Asymmetry archive

Wednesday 1 April 2009

Derek Hayes considers asymmetry and how it can be used in the design of edges

Gallery

Last time we looked at how rims can affect the profile and 'feel' of a bowl, but I now wish to consider asymmetry and how it can be used in the design of edges; either by using a natural formation or by simple manipulation. In his book, Ceramic Form, Peter Lane speaks about how clay can be manipulated by cutting, shaping and rejoining the cut edges. In the process, the rim is often radically altered and either left or cut down, forming a new horizontal line. He carves the rims of his porcelain bowls into flowing curves and peeks to suggest landscape horizon, as shown opposite, where the rim has a torn effect, thus giving rise to a 'natural' organic feeling.

Nature versus nurture

While clay offers the freedom to cut and reattach while still wet, this unfortunately is not available to the turner but we still have the opportunity to work on the rim of our bowls. This is especially relevant when considering the benefit of the wood's stability, unless of course we are working with green wood. Modern turners are now frequently seen cutting and deforming their work and Mark Hancock is renowned for this approach, as demonstrated below.

Using a natural edge

Another benefit of using wood over clay arises when the edge is formed naturally by the bark. There is a difference between a bark-edged bowl and a natural-edge bowl; a natural-edge bowl has an edge which follows the contour of the log, independent of whether there is bark on that edge. All bark-edged bowls are natural-edge bowls, but not all natural-edged bowls include bark! Successfully retaining a bark-edge depends on the species of wood being turned and when the tree was cut. If trees are cut during the summer months they will often shed their bark as they dry, but bark edges can be simulated on a natural edge bowl using a variety of tools such as a pyrography iron, a blow-torch, a chainsaw or even a felt-tipped pen.

The features of a natural-edged bowl which give visual impact are its uneven edges, inclusions, bark characteristics, and the curve of the piece. The more there are, the more opportunity there is to take advantage of the natural-edged piece.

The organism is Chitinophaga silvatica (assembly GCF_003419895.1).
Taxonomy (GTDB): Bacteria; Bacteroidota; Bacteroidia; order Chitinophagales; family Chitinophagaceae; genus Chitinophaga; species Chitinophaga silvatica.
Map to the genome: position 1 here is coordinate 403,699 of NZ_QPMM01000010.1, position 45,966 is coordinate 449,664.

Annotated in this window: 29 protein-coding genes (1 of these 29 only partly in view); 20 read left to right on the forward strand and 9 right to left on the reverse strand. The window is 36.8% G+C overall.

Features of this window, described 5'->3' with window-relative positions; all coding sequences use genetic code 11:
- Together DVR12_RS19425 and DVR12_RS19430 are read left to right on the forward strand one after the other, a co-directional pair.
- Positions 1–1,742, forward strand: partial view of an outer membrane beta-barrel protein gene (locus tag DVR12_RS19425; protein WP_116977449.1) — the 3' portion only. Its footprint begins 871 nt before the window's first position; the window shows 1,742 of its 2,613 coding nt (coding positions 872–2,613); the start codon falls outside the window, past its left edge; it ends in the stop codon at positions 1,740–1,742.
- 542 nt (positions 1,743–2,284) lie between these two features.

The simple bark-edge bowl, uses the saddle-shape produced by following the growth rings of the tree - here the full circumference retains the bark from the blank. Its symmetry dictates that we view it from this angle, where orientating the bark edge before turning produces peaks of different heights. Richard Raffan discusses this phenomenon in Turning Bowls and in Bowl Design, advising that natural-edged bowls need to be symmetrical with the highest points of the rim at the same height and the lower points also in the same horizontal plane. Having set these restraints, he goes on to say that the most dramatic natural edge is produced in burrs and suggests the "...urge to retain the surface texture of a bowl is almost irresistible". Certainly there is something wonderful in the way the rough edge contains the smooth interior of the bowl, producing a dramatic contrast.

Using an asymmetrical source

So taking full advantage of our ability to 're-structure' rims, the only problem now is to decide what to do. If we start with a symmetrical bowl, we can change it into an asymmetrical form through mimicking other sources or by utilising an abstract idea. We'll be returning to source materials in a future article, but as a taster, I used a recent trip to the Yorkshire Dales where a dry stone wall, against the blue sky suggested a possible rim design for a simple bowl.

Manipulation of the print on the computer produced a template to copy onto the bowl's rim. The use of saws and diamond burrs in my Dremel look-a-like produced the final bowl. Although not perhaps the greatest piece of turning, it does show how inspiration from the natural world can be used to move on our designs. I could have chosen a symmetrical source such as the parapets of a castle for instance which would have given rise to a symmetrical rim.

Using an abstract source

A similar project could be adapted from the cut lines of the clay pot. Here, again the computer can be called upon to provide copies of the profile of a simple parabolic bowl form, on which we can scribble to our heart's content before choosing a favourite 'best' line. With my choice made, a Dremel tool was used to cut out the shape before arriving at a final piece.

So there are plenty of possibilities for experimentation with rims through the use of symmetry and asymmetry, natural and manipulated, regular and abstract. Keep an eye open for sources of inspiration and don't forget to keep a note of your ideas and observations.


David Preece

Tagged In:

hollow form , Bowl , Derek Hayes , Asymmetry , edges

"Modern turners are now frequently seen cutting and deforming their work"